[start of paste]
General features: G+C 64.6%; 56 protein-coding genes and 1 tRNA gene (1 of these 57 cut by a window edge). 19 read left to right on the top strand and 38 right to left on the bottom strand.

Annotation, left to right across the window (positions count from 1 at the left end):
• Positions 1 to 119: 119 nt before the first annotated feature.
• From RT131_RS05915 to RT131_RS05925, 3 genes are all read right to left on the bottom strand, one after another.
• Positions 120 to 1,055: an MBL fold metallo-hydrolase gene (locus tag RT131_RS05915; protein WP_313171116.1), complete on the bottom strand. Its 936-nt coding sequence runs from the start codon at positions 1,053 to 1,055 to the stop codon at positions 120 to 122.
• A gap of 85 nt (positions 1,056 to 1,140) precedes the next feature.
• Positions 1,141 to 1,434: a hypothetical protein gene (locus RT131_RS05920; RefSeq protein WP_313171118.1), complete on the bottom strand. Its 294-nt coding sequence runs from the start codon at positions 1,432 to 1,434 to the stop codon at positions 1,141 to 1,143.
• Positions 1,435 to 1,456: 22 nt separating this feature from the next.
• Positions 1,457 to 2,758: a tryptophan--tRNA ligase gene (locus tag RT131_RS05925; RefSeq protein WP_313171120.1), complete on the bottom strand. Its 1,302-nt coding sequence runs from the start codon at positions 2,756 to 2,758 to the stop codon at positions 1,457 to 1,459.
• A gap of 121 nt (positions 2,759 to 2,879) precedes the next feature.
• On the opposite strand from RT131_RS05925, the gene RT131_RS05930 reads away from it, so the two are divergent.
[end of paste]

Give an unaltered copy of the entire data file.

General features: G+C 64.6%; 56 protein-coding genes and 1 tRNA gene (1 of these 57 cut by a window edge). 19 read left to right on the top strand and 38 right to left on the bottom strand.

Annotation, left to right across the window (positions count from 1 at the left end):
• Positions 1 to 119: 119 nt before the first annotated feature.
• From RT131_RS05915 to RT131_RS05925, 3 genes are all read right to left on the bottom strand, one after another.
• Positions 120 to 1,055: an MBL fold metallo-hydrolase gene (locus tag RT131_RS05915; protein WP_313171116.1), complete on the bottom strand. Its 936-nt coding sequence runs from the start codon at positions 1,053 to 1,055 to the stop codon at positions 120 to 122.
• A gap of 85 nt (positions 1,056 to 1,140) precedes the next feature.
• Positions 1,141 to 1,434: a hypothetical protein gene (locus RT131_RS05920; RefSeq protein WP_313171118.1), complete on the bottom strand. Its 294-nt coding sequence runs from the start codon at positions 1,432 to 1,434 to the stop codon at positions 1,141 to 1,143.
• Positions 1,435 to 1,456: 22 nt separating this feature from the next.
• Positions 1,457 to 2,758: a tryptophan--tRNA ligase gene (locus tag RT131_RS05925; RefSeq protein WP_313171120.1), complete on the bottom strand. Its 1,302-nt coding sequence runs from the start codon at positions 2,756 to 2,758 to the stop codon at positions 1,457 to 1,459.
• A gap of 121 nt (positions 2,759 to 2,879) precedes the next feature.
• On the opposite strand from RT131_RS05925, the gene RT131_RS05930 reads away from it, so the two are divergent.